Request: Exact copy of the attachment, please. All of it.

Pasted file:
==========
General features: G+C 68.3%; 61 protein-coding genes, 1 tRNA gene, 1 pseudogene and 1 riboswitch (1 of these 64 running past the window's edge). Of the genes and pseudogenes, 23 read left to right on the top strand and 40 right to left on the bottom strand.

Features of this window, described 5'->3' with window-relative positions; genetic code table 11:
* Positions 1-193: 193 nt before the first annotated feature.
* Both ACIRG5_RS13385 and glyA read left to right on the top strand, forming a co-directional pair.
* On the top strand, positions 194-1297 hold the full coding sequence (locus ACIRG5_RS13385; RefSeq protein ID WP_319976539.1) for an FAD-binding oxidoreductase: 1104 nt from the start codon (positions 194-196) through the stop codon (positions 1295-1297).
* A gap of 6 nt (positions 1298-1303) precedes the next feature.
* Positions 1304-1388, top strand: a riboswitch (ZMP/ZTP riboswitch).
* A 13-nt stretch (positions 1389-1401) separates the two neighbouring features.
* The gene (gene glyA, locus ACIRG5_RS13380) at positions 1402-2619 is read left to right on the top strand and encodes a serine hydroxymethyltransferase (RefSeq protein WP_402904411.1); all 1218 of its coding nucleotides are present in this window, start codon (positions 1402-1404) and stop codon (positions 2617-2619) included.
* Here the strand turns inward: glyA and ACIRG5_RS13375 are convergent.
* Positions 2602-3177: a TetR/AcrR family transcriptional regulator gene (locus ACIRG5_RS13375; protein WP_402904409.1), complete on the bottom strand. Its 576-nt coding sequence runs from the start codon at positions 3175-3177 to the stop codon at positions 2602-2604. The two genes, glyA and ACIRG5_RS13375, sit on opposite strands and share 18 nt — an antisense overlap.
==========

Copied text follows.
General features: G+C 68.3%; 61 protein-coding genes, 1 tRNA gene, 1 pseudogene and 1 riboswitch (1 of these 64 running past the window's edge). Of the genes and pseudogenes, 23 read left to right on the top strand and 40 right to left on the bottom strand.

Features of this window, described 5'->3' with window-relative positions; genetic code table 11:
* Positions 1-193: 193 nt before the first annotated feature.
* Both ACIRG5_RS13385 and glyA read left to right on the top strand, forming a co-directional pair.
* On the top strand, positions 194-1297 hold the full coding sequence (locus ACIRG5_RS13385; RefSeq protein ID WP_319976539.1) for an FAD-binding oxidoreductase: 1104 nt from the start codon (positions 194-196) through the stop codon (positions 1295-1297).
* A gap of 6 nt (positions 1298-1303) precedes the next feature.
* Positions 1304-1388, top strand: a riboswitch (ZMP/ZTP riboswitch).
* A 13-nt stretch (positions 1389-1401) separates the two neighbouring features.
* The gene (gene glyA, locus ACIRG5_RS13380) at positions 1402-2619 is read left to right on the top strand and encodes a serine hydroxymethyltransferase (RefSeq protein WP_402904411.1); all 1218 of its coding nucleotides are present in this window, start codon (positions 1402-1404) and stop codon (positions 2617-2619) included.
* Here the strand turns inward: glyA and ACIRG5_RS13375 are convergent.
* Positions 2602-3177: a TetR/AcrR family transcriptional regulator gene (locus ACIRG5_RS13375; protein WP_402904409.1), complete on the bottom strand. Its 576-nt coding sequence runs from the start codon at positions 3175-3177 to the stop codon at positions 2602-2604. The two genes, glyA and ACIRG5_RS13375, sit on opposite strands and share 18 nt — an antisense overlap.